The Kay Review of UK Equity Markets and Long-Term Decision Making - Business, Innovation and Skills Committee Contents


6   Measuring success

Moving forward

128. At the beginning of this Report we challenged the Government to ensure progress in the implementation of Professor Kay's recommendations. The Government set out its intentions in its written evidence to us:

    The Government response commits the Government to publish an update, in summer 2014, setting out what further progress has been achieved by government and others, to consider Professor Kay's directions for regulatory policy and to deliver his specific recommendations.[232]

129. Lord Myners was in a similar position to Professor Kay ten years ago. His Review received similar support and promise of follow-up from the Government at the time but many of his recommendations were not implemented. Lord Myners told us that he had been "very disappointed" by that lack of progress.[233] He believed that the Kay Review "relied on the same statements on principles of best practice" that he had relied on, and that little would happen unless there was a "forcing mechanism".[234] In particular he argued that the Government needed to "get much more involved and engaged".[235]

130. Dominic Rossi, Global Chief Investment Officer at Fidelity Worldwide, hoped that the Review would be built on and suggested that the Government and the industry should both be held to account for progress in three specific areas:

·  Stewardship. Too many asset managers, as I have said already, view their responsibility solely to be that of investment performance rather than also improving the performance of the companies in which they invest.

·  Short­termism. By asset managers getting closer to the end client and strengthening our direct relationships with the end client we will improve persistency of assets, and that will have a spin-off in terms of the investment time period.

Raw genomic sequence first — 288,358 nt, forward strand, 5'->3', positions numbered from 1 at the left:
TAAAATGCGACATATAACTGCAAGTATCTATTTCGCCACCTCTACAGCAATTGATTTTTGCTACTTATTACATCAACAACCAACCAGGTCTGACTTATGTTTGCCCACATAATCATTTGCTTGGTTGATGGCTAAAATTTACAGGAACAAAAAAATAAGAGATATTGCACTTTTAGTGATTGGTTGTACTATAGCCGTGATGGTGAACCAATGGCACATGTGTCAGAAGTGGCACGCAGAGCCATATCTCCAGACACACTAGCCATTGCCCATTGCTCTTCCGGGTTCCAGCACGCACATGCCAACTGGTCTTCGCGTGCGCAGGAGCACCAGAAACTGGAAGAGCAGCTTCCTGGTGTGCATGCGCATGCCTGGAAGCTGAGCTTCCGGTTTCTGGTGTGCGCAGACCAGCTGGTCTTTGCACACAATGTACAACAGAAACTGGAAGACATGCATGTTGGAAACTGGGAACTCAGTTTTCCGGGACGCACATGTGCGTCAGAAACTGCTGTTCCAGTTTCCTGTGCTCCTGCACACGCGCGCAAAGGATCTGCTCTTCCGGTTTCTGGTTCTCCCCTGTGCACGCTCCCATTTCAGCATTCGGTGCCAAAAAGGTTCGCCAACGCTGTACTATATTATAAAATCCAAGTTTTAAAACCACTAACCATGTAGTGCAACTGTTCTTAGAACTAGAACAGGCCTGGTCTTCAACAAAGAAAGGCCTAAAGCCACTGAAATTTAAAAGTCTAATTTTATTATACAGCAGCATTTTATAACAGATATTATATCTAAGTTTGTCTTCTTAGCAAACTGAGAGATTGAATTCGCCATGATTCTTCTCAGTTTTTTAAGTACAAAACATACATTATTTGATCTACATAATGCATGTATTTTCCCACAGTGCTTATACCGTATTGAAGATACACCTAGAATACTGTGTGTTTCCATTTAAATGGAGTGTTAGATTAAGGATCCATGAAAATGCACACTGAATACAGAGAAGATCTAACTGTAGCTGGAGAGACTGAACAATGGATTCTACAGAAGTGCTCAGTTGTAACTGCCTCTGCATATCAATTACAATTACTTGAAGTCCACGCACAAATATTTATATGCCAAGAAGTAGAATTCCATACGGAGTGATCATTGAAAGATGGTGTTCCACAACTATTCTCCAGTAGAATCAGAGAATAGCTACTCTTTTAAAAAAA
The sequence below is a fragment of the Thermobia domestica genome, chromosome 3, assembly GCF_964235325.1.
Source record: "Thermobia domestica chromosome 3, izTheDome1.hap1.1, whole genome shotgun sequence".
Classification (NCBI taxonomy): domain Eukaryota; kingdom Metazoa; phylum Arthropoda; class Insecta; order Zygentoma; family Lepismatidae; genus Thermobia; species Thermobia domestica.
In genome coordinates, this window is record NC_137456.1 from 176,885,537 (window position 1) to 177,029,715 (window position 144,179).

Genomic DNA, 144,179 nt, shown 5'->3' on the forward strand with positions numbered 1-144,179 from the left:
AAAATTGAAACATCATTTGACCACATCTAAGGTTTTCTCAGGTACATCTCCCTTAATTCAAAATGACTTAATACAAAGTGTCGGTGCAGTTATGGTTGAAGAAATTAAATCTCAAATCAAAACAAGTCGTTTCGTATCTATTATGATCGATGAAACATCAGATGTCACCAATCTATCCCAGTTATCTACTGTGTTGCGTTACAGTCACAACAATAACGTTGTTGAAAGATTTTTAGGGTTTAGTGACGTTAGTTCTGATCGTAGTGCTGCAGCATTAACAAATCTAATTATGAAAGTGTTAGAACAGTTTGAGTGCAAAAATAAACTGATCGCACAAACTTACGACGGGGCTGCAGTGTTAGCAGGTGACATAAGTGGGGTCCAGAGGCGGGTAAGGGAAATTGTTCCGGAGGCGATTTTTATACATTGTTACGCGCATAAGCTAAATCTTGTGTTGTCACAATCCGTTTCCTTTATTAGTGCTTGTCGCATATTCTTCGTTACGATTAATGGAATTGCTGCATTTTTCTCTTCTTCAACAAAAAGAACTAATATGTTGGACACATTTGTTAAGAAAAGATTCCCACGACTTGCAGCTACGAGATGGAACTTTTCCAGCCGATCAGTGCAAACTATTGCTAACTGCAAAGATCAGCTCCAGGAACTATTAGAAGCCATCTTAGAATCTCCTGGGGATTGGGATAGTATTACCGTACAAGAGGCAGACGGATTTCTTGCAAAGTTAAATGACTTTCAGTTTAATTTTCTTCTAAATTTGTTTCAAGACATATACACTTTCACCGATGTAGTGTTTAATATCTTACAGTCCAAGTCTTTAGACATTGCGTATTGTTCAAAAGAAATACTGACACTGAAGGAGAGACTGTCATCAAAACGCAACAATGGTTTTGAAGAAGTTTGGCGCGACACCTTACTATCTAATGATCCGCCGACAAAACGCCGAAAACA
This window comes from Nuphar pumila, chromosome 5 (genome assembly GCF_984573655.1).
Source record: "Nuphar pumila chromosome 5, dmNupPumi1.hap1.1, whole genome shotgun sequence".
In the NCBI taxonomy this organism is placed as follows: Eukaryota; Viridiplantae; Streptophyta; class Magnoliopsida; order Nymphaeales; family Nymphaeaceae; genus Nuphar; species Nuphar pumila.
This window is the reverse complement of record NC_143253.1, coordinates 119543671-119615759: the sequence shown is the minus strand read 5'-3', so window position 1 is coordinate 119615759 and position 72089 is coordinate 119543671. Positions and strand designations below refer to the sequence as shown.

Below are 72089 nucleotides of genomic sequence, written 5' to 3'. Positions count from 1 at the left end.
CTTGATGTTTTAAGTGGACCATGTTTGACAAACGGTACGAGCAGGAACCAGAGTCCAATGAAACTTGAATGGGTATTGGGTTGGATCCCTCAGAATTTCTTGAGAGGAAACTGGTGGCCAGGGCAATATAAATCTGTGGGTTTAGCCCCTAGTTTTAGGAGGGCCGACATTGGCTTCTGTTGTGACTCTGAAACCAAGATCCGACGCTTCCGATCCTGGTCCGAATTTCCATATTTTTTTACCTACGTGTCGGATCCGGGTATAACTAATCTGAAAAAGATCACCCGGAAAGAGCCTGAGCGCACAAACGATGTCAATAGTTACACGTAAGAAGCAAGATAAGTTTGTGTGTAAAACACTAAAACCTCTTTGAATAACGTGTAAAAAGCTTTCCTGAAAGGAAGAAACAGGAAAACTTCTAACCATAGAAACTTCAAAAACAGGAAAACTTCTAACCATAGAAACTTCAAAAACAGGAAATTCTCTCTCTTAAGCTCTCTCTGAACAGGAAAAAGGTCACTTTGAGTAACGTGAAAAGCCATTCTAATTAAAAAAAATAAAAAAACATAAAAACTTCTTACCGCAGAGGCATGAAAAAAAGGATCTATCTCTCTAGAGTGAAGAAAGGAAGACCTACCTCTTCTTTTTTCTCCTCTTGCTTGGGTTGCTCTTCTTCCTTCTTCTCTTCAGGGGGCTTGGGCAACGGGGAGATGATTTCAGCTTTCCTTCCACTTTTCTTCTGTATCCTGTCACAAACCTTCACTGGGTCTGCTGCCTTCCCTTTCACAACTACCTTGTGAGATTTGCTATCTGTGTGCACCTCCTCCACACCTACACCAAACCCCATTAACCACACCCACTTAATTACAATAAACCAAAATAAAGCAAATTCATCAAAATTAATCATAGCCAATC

·  Remuneration. Corporate remuneration is too complex and too short­term.[236]

131. Although the National Association of Pension Funds Limited believed that "by endorsing Professor Kay's recommendations the Government is giving a clear direction of travel",[237] others were more sceptical. For example the UK Shareholders Association told us that:

    Very little is likely to be achieved without a strong push from Government. Moreover any review dependent on 'market participants' will surely be biased towards the interests of the financial services industry, which largely conducts its affairs with other people's money; those whose money it usually is, namely private investors and savers, are usually absent from such reviews and so need the Government to act on their behalf.[238]

It went on to recommend that:

    A positive way forward would have been for the Secretary of State to call industry leaders together to bring their influence to bear in establishing these principles and threatening them with legislation if they failed to do so. [...] There is no indication in the Response of any one individual or Department having been given any power or responsibility to drive this forward. [239]

132. The Association of General Counsel and Company Secretaries of the FTSE 100 appeared to agree, but urged the Government to remember that "in addition to the domestic framework, the UK equity markets are subject to regulation at the European and international level" and that:

    Although we believe that many of the recommendations in the Kay Review and the Government's response are commendable, it is imperative that any specific proposals flowing from the Kay Review be formulated and implemented in this context. [240]

133. We asked the Secretary of State how he saw the market evolving after the Kay Review, and whether he would seek any power to influence the industry if it did not change voluntarily. He replied that "there is no obvious big stick to wave",[241] but went on to explain that he wanted to "encourage" change rather than compel it: